Consumer debt and satisfaction in life
Adam Eric Greenberg & Cassie Mogilner
Journal of Experimental Psychology: Applied, forthcoming

Abstract:

Life’s major purchases, such as buying a home or going to college, often involve taking on considerable debt. What are the downstream emotional consequences? Does carrying debt influence consumers’ general sense of satisfaction in life? Seven studies examine the relationship between consumers’ debt holdings and life satisfaction, showing that the effect depends on the type of debt. Though mortgages tend to comprise consumers’ largest debts, and though credit card balances tend to have the highest interest rates, we found among a diverse sample of American adults (N = 5,808) that the type of debt most strongly associated with lower levels of life satisfaction is student loans. We further found that the extent to which consumers mentally label a given debt type as “debt” drives the emotional consequences of those debt holdings, and compared to the other debt types, student loans are perceived more as “debt.” Together the findings suggest that carrying debt can spill over to undermine people’s overall subjective well-being, especially when their debt is perceived as such.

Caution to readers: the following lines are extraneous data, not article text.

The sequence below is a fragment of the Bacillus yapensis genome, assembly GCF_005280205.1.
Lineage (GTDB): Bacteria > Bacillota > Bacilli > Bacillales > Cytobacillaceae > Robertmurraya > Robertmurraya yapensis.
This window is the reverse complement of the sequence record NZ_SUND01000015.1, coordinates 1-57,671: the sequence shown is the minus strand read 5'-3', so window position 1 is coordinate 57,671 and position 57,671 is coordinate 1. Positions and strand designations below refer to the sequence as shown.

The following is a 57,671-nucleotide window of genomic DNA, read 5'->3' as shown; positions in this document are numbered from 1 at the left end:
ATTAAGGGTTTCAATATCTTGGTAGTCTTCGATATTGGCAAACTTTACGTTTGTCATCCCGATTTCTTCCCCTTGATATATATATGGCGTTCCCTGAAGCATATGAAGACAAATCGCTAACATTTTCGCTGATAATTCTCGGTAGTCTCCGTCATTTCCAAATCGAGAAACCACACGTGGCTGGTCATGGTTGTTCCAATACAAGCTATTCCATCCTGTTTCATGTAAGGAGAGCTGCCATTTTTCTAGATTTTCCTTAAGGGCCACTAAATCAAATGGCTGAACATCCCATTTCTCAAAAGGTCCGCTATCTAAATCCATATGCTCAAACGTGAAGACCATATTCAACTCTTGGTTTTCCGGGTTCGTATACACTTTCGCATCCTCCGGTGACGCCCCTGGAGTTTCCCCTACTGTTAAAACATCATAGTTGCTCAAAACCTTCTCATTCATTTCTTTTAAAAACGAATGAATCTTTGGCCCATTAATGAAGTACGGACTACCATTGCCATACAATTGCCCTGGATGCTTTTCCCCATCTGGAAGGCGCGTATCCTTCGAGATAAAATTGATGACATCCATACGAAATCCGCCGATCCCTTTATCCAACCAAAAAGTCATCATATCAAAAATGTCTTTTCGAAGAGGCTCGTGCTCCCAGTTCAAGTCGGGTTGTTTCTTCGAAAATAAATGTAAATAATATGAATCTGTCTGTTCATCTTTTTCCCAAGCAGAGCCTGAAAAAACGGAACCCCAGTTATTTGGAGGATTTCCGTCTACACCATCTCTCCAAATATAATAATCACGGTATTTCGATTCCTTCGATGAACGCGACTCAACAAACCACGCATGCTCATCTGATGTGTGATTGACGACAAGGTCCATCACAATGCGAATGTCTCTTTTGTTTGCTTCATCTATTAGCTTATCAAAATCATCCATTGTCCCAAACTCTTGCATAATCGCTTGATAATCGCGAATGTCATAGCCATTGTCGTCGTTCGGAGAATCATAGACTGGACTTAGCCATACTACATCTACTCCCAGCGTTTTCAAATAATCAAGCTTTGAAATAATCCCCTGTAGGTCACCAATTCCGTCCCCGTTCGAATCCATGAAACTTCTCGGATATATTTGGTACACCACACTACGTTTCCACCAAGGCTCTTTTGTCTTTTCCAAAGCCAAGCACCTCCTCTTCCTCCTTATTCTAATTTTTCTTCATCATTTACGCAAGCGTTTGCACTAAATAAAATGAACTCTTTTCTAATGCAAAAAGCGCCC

Job Search under Debt: Aggregate Implications of Student Loans
Yan Ji
Journal of Monetary Economics, forthcoming

Abstract: